Novedge: Tell us a bit about who you are and what you do
Alan Murray: I've always been drawn to art from an early age, school went well but I was turned down for a place at art college, so at 16 I applied for apprentice positions. Luckily I managed to secure a spot at one of the best studios in London with the same portfolio. This was really more of a training on the drawing board, very type heavy but there was a real art to it, the emphasis on quality was just amazing by modern standards. Every letter was cut and spaced by hand. More time, more quality.
It is a real shame that studios nowadays are not as willing to take on and train young kids.
During that time the studio bought the first Apple Macs and Photoshop and I started to draw with it. Back then all we had was a mouse but it was still pretty amazing stuff. After 9 years of learning, I went freelance mainly concentrating on this new niche of computer illustrations. I remember putting Adobe dimensions to good use initially and later I found LightWave.
Novedge: What matters most to you in design?
Alan Murray: I guess it would have to be Beauty, what first inspired me to draw and paint were the birds of prey, the Peregrine Falcon and the Golden Eagle. The human eye is naturally drawn to beauty. It is just a matter of trying to find it in each image whether it be colour, shape or composition, preferably a balance of all of them.
Novedge: You have worked on still and animated images at some of the top advertising agencies and for clients such as Audi, WWF and British Airways. What have you learned working on such big projects?
Alan Murray: I think Audi has always created some cool work so that in itself inspires you to step up. Also, working with such talent is an added advantage, some briefs are just a scribble on a post-it note, a scribbled idea such as the Audi Helix. The WWF came to me as more of a formed idea, not less of a problem to solve. Robinsons was a great project to work on as we worked with Ardman who made the moving animation. I have been lucky to have worked in house at McCann Ericsson, BBH and JWT and I would say that, without that experience I would be in a very different place now.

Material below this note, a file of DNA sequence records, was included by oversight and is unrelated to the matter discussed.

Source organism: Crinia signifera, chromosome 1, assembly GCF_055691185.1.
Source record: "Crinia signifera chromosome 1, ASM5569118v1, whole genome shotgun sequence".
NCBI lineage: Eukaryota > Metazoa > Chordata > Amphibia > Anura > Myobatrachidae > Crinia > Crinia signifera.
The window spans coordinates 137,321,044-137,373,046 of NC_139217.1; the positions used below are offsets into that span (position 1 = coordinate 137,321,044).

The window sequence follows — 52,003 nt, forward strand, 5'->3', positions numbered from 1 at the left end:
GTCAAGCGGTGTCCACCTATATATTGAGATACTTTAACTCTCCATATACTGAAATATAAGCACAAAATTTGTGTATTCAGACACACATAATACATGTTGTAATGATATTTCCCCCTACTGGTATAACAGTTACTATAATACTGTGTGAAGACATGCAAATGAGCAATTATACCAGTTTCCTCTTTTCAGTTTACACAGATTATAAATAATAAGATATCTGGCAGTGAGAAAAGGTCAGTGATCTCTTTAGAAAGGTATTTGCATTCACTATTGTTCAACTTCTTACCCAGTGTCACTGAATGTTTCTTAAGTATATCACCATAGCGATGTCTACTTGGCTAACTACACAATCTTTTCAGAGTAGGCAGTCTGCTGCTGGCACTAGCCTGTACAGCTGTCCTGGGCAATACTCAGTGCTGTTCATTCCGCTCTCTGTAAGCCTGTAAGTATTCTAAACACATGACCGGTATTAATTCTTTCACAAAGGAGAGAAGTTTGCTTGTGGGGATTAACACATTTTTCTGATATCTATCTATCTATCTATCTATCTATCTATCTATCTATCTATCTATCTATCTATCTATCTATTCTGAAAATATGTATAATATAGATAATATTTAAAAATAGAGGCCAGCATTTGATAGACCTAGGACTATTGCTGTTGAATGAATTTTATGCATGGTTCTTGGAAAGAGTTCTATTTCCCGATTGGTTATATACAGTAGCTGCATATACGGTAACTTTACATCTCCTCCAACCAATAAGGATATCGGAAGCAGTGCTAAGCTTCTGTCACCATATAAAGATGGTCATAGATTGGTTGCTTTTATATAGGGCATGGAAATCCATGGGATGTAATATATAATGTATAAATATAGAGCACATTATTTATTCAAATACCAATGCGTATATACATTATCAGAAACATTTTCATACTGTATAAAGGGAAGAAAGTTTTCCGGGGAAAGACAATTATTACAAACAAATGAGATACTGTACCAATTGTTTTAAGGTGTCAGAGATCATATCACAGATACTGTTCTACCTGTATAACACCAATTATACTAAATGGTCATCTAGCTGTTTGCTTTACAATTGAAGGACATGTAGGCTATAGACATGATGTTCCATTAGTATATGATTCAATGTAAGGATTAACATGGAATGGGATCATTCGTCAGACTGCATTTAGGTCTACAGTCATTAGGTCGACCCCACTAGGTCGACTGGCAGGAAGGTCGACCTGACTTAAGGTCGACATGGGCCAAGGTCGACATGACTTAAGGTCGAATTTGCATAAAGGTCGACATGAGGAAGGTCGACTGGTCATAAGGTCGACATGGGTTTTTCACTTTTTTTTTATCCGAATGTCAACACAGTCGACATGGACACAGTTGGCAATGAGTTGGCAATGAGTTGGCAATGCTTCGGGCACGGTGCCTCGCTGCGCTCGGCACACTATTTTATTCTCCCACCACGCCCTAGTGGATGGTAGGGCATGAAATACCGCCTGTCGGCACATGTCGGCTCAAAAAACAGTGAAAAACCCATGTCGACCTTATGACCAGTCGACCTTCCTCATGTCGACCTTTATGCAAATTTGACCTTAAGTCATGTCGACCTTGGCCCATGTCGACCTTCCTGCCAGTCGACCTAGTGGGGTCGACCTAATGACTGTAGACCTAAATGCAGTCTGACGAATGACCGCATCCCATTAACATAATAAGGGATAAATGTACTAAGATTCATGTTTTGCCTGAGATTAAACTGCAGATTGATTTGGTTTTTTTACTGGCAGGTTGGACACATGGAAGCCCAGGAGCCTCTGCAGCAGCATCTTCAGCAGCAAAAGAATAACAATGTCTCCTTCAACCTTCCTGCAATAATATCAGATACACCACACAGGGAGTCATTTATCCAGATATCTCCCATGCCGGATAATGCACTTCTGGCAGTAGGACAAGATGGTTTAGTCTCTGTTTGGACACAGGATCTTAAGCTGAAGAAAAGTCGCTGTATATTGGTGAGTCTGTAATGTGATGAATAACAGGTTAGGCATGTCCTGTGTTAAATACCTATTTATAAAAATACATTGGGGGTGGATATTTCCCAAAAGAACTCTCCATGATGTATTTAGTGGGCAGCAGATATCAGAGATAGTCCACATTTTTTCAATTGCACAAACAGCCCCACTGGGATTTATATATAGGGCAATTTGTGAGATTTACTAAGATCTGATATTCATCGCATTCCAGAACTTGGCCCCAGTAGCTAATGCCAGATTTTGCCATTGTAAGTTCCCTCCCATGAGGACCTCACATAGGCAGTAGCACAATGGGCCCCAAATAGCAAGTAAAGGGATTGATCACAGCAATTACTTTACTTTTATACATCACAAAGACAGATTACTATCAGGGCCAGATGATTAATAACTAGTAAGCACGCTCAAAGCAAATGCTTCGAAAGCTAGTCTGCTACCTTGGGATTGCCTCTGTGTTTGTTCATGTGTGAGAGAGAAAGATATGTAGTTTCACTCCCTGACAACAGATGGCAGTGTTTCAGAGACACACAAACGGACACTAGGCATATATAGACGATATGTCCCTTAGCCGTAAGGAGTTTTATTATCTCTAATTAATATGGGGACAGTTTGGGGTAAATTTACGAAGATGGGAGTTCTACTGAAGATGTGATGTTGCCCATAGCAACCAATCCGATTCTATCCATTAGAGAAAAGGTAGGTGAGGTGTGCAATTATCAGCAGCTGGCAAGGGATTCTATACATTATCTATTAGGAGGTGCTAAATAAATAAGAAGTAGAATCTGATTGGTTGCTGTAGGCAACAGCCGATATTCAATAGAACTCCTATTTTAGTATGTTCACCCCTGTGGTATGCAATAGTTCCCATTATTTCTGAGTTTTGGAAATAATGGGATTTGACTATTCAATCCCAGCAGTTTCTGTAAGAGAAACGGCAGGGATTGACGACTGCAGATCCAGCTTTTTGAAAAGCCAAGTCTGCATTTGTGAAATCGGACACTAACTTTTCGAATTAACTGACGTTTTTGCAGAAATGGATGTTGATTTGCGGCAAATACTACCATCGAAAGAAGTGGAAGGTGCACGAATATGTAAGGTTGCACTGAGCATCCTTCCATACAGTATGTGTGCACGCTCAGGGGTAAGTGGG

Novedge: What is a recent project that you worked on?
Alan Murray: We have just finished working on the O2 Refresh campaign with VCCP, a very quick turnaround, a few late nights. I worked very closely with the team there, bouncing back and forth ideas and concepts until we reached a point where the client hit the button for the final renders. Sometimes you just have to dive in and start building when the brief is up in the air.
Novedge: What software do you use?
Alan Murray: I use Modo 701, this tool works for me. It is very intuitive once you get your head around a few things and it has a great render engine for what I do as I tend to work slightly outside of reality most of the time, so it's perfect. The modeling in Modo is fab, you can look at something and think it will take so long but Modo loves it. I have looked at Maya but for the moment I'm a Modonaught.
Novedge: How do you find inspiration to stay ahead of the curve?
Alan Murray: No way am I ahead of the curve, I think the curve heading off inspires me to try keep up with it, just looking at some of the work being done out there keeps me on my toes, also reminds me that I will need to retrain and do something else when that curve is too far away. I paint, often from life, so that gives me a good balance. I can often see how one medium affects the other.
Novedge: What is the best advice you have ever received?
Alan Murray: One piece of advice that always stuck with me was from Ralph Steadman, I met him as a junior when we were making ads for Oddbins, I asked him: how do you know when a painting is finished? He just wrote on a post-it note the artist is the one who knows where to draw the line.
Alan Murray is represented by George Grace. You can see his portfolio here.